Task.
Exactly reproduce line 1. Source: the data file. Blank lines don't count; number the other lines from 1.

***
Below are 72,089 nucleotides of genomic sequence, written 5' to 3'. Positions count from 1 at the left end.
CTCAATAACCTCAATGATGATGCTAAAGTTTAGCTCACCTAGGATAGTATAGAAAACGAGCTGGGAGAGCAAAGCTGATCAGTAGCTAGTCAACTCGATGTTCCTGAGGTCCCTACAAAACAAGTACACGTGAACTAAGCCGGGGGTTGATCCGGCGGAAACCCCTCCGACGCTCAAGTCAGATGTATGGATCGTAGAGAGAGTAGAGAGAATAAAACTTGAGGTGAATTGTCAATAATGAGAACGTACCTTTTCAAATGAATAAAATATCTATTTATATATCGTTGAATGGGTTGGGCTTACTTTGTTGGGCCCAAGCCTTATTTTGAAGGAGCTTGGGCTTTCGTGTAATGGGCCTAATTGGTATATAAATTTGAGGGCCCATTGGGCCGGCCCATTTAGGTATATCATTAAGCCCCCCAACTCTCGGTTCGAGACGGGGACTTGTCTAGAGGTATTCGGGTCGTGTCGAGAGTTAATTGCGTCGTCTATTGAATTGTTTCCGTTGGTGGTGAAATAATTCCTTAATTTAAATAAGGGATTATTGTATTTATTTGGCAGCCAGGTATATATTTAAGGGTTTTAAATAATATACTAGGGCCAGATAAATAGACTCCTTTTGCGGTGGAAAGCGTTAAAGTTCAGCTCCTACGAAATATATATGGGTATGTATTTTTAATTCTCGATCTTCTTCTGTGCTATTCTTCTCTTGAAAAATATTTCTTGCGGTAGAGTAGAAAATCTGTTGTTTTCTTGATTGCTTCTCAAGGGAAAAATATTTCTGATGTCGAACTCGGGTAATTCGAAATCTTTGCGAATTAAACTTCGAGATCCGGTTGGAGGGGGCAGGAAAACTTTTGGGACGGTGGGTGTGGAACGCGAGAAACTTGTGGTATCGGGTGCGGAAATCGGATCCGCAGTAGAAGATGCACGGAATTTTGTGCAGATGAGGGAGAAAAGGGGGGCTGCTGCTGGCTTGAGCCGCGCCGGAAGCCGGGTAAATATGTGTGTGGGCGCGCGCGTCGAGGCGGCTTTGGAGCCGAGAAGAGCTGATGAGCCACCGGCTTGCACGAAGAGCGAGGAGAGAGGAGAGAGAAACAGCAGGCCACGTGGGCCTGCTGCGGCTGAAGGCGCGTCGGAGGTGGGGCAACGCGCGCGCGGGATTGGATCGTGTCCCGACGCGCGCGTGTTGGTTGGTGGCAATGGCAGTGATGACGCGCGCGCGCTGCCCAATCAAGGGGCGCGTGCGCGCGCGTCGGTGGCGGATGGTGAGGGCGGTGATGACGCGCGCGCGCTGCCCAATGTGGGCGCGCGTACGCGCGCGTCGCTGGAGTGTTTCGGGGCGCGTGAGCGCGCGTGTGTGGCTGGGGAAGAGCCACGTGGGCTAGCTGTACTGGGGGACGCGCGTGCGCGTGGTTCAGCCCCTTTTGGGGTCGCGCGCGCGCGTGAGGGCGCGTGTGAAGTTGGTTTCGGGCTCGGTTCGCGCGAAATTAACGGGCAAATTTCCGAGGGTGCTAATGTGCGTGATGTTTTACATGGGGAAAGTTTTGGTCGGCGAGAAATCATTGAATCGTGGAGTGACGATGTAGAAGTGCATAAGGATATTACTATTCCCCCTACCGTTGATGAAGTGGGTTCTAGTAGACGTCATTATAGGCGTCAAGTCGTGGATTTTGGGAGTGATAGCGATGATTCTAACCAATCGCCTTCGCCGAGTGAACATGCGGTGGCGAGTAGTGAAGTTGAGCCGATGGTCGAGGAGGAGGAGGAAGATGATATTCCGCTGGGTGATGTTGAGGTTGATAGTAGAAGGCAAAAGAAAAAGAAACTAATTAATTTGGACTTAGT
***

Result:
Below are 72,089 nucleotides of genomic sequence, written 5' to 3'. Positions count from 1 at the left end.